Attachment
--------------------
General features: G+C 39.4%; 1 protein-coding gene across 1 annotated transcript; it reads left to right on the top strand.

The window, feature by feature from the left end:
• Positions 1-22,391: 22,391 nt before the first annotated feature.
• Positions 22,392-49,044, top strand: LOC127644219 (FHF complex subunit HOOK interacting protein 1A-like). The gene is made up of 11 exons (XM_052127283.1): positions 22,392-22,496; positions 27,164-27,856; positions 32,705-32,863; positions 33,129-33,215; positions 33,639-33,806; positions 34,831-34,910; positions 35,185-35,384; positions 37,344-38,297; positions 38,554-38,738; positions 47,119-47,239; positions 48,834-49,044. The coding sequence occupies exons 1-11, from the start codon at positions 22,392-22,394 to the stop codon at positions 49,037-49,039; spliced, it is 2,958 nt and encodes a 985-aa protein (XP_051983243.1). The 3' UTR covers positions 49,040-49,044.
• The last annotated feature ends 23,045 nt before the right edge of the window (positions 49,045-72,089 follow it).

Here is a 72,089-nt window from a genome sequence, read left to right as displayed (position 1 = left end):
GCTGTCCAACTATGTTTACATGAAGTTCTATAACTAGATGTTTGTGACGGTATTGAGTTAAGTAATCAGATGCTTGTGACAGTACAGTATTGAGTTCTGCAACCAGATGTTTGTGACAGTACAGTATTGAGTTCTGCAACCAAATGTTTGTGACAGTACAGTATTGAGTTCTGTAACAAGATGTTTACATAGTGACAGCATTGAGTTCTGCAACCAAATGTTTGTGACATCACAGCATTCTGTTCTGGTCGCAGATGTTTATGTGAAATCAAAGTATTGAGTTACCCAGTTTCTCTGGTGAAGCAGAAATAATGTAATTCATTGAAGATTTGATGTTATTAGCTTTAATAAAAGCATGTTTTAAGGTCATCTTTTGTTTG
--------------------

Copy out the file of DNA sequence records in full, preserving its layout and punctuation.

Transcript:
General features: G+C 39.4%; 1 protein-coding gene across 1 annotated transcript; it reads left to right on the top strand.

The window, feature by feature from the left end:
• Positions 1-22,391: 22,391 nt before the first annotated feature.
• Positions 22,392-49,044, top strand: LOC127644219 (FHF complex subunit HOOK interacting protein 1A-like). The gene is made up of 11 exons (XM_052127283.1): positions 22,392-22,496; positions 27,164-27,856; positions 32,705-32,863; positions 33,129-33,215; positions 33,639-33,806; positions 34,831-34,910; positions 35,185-35,384; positions 37,344-38,297; positions 38,554-38,738; positions 47,119-47,239; positions 48,834-49,044. The coding sequence occupies exons 1-11, from the start codon at positions 22,392-22,394 to the stop codon at positions 49,037-49,039; spliced, it is 2,958 nt and encodes a 985-aa protein (XP_051983243.1). The 3' UTR covers positions 49,040-49,044.
• The last annotated feature ends 23,045 nt before the right edge of the window (positions 49,045-72,089 follow it).

Here is a 72,089-nt window from a genome sequence, read left to right as displayed (position 1 = left end):
GCTGTCCAACTATGTTTACATGAAGTTCTATAACTAGATGTTTGTGACGGTATTGAGTTAAGTAATCAGATGCTTGTGACAGTACAGTATTGAGTTCTGCAACCAGATGTTTGTGACAGTACAGTATTGAGTTCTGCAACCAAATGTTTGTGACAGTACAGTATTGAGTTCTGTAACAAGATGTTTACATAGTGACAGCATTGAGTTCTGCAACCAAATGTTTGTGACATCACAGCATTCTGTTCTGGTCGCAGATGTTTATGTGAAATCAAAGTATTGAGTTACCCAGTTTCTCTGGTGAAGCAGAAATAATGTAATTCATTGAAGATTTGATGTTATTAGCTTTAATAAAAGCATGTTTTAAGGTCATCTTTTGTTTG